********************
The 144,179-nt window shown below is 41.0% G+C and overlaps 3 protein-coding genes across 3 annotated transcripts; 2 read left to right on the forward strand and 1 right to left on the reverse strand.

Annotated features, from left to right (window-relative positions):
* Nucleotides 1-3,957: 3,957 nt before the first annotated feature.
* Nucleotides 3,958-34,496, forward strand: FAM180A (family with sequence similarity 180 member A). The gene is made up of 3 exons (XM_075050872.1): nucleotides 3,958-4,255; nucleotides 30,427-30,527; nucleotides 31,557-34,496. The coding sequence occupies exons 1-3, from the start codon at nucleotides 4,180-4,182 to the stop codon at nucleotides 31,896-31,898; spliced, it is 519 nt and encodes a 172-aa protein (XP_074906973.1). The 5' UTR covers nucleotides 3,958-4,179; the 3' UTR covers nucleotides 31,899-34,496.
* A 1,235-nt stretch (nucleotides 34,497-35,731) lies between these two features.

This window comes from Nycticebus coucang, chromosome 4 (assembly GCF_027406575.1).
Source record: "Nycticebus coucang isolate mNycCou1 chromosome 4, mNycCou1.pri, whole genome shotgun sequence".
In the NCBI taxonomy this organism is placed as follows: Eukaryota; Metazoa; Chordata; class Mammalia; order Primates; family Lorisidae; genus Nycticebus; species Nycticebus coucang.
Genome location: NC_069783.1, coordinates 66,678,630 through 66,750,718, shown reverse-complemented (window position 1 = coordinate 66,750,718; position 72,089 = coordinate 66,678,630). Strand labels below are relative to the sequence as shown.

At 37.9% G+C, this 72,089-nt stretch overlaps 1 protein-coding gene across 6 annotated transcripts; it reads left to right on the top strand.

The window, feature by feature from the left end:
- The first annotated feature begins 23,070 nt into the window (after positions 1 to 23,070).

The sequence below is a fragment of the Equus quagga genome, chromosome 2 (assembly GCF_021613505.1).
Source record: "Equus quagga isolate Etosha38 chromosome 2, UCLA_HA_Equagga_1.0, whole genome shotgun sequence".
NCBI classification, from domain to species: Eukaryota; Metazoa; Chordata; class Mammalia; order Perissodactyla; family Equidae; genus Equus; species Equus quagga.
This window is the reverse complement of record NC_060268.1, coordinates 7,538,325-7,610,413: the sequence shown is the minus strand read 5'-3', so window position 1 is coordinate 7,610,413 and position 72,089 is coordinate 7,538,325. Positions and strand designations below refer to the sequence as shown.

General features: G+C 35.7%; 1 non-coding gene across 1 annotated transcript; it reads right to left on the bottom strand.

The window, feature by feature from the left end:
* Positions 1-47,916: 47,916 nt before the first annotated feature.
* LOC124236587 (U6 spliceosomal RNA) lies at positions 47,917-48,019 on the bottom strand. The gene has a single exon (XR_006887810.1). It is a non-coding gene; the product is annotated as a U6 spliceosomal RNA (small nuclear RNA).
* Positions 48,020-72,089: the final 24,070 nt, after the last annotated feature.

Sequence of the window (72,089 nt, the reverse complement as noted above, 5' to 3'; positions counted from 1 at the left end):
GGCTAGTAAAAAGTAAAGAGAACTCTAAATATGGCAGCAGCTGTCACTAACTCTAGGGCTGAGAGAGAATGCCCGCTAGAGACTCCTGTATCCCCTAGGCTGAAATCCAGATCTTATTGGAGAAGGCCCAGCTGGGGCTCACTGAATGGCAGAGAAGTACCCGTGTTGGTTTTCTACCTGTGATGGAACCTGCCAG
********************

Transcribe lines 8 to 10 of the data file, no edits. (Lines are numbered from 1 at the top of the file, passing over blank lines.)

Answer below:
In the NCBI taxonomy this organism is placed as follows: Eukaryota; Metazoa; Chordata; class Mammalia; order Primates; family Lorisidae; genus Nycticebus; species Nycticebus coucang.
Genome location: NC_069783.1, coordinates 66,678,630 through 66,750,718, shown reverse-complemented (window position 1 = coordinate 66,750,718; position 72,089 = coordinate 66,678,630). Strand labels below are relative to the sequence as shown.

At 37.9% G+C, this 72,089-nt stretch overlaps 1 protein-coding gene across 6 annotated transcripts; it reads left to right on the top strand.